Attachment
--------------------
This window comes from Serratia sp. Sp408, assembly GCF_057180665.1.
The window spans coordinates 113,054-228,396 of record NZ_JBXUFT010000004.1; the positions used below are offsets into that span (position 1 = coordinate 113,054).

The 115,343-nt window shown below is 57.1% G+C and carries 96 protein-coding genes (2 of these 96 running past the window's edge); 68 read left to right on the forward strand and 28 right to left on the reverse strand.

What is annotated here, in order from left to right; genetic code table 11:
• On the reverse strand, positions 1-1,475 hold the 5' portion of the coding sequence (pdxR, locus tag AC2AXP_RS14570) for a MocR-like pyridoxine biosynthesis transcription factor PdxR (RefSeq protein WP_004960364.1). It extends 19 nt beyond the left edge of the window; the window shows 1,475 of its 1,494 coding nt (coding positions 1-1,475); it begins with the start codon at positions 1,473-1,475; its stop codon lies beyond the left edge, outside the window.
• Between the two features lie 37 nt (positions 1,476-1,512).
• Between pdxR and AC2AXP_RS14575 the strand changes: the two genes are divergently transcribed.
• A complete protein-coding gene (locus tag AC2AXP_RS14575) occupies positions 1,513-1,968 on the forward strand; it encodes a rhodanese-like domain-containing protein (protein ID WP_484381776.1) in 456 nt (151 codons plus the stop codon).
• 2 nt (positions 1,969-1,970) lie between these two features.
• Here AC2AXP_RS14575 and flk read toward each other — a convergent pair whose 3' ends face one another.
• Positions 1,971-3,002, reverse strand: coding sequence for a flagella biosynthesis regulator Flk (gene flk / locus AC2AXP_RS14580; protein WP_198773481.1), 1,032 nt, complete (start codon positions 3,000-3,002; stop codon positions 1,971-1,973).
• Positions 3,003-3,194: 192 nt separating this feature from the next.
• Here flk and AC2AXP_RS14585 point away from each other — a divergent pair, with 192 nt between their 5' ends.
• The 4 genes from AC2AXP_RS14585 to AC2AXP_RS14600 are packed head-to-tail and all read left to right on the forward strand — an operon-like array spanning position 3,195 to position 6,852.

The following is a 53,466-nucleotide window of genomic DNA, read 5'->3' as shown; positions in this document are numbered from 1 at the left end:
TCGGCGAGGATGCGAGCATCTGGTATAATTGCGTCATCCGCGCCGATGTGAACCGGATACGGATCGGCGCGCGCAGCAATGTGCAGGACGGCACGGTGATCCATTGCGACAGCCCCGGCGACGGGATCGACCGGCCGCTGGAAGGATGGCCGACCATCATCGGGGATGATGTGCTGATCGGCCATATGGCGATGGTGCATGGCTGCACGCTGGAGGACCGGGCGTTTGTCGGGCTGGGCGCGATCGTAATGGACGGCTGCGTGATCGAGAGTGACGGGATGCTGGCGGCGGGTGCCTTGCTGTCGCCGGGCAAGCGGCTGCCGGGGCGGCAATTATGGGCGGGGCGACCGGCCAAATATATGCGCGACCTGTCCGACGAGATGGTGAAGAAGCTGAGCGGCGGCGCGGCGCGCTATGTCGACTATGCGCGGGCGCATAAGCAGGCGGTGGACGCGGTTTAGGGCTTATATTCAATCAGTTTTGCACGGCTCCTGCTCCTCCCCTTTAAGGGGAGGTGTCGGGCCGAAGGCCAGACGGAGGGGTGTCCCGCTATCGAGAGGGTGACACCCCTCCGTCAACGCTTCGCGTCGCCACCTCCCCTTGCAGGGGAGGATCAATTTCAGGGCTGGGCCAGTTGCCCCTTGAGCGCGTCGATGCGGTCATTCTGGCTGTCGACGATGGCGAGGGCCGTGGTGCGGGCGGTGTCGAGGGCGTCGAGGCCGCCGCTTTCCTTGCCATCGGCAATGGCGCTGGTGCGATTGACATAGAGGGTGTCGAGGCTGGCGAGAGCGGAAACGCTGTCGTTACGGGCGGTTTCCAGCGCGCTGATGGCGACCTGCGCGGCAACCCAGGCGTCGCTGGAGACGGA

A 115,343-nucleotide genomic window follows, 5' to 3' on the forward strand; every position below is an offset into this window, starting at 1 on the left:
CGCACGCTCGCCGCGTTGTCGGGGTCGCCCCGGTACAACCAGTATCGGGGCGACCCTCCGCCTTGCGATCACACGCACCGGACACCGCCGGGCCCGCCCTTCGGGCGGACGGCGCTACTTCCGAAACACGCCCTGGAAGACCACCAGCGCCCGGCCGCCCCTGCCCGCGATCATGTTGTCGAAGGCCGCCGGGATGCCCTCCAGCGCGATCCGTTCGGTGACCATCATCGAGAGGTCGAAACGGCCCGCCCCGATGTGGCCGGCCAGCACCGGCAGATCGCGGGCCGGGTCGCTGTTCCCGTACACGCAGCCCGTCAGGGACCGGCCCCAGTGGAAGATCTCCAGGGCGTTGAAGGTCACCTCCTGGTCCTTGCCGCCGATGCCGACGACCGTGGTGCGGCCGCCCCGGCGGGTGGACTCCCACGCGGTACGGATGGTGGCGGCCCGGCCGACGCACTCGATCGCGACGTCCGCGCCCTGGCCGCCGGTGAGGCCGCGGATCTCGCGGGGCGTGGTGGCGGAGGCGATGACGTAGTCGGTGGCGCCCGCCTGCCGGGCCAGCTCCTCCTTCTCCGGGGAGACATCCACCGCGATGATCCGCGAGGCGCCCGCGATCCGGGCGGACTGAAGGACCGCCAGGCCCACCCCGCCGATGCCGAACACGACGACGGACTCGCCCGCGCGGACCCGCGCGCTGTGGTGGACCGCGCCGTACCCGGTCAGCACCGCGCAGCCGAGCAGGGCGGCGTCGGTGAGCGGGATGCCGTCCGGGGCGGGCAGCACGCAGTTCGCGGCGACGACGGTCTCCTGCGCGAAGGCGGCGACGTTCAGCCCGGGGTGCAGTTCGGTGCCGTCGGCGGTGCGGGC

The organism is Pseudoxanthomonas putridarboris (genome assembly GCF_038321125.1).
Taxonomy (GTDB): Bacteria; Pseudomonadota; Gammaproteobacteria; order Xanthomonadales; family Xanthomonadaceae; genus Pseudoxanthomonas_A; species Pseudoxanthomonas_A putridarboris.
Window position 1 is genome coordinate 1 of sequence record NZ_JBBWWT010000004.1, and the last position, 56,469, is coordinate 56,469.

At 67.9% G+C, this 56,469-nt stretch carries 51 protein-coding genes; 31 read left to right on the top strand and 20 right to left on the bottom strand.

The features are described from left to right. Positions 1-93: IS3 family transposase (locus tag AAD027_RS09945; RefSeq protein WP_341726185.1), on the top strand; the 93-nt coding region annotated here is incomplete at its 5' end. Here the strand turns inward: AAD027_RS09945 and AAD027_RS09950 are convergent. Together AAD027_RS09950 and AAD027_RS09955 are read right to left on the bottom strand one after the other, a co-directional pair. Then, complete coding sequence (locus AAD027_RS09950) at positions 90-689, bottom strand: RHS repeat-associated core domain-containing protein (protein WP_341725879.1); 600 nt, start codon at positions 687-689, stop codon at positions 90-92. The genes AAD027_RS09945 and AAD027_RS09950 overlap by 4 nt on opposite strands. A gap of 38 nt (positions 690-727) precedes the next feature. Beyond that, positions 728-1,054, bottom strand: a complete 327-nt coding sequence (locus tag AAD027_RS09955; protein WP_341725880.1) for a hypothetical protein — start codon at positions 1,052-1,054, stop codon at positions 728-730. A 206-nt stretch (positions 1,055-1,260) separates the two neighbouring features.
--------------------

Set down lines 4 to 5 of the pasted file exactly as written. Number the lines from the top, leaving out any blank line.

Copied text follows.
What is annotated here, in order from left to right; genetic code table 11:
• On the reverse strand, positions 1-1,475 hold the 5' portion of the coding sequence (pdxR, locus tag AC2AXP_RS14570) for a MocR-like pyridoxine biosynthesis transcription factor PdxR (RefSeq protein WP_004960364.1). It extends 19 nt beyond the left edge of the window; the window shows 1,475 of its 1,494 coding nt (coding positions 1-1,475); it begins with the start codon at positions 1,473-1,475; its stop codon lies beyond the left edge, outside the window.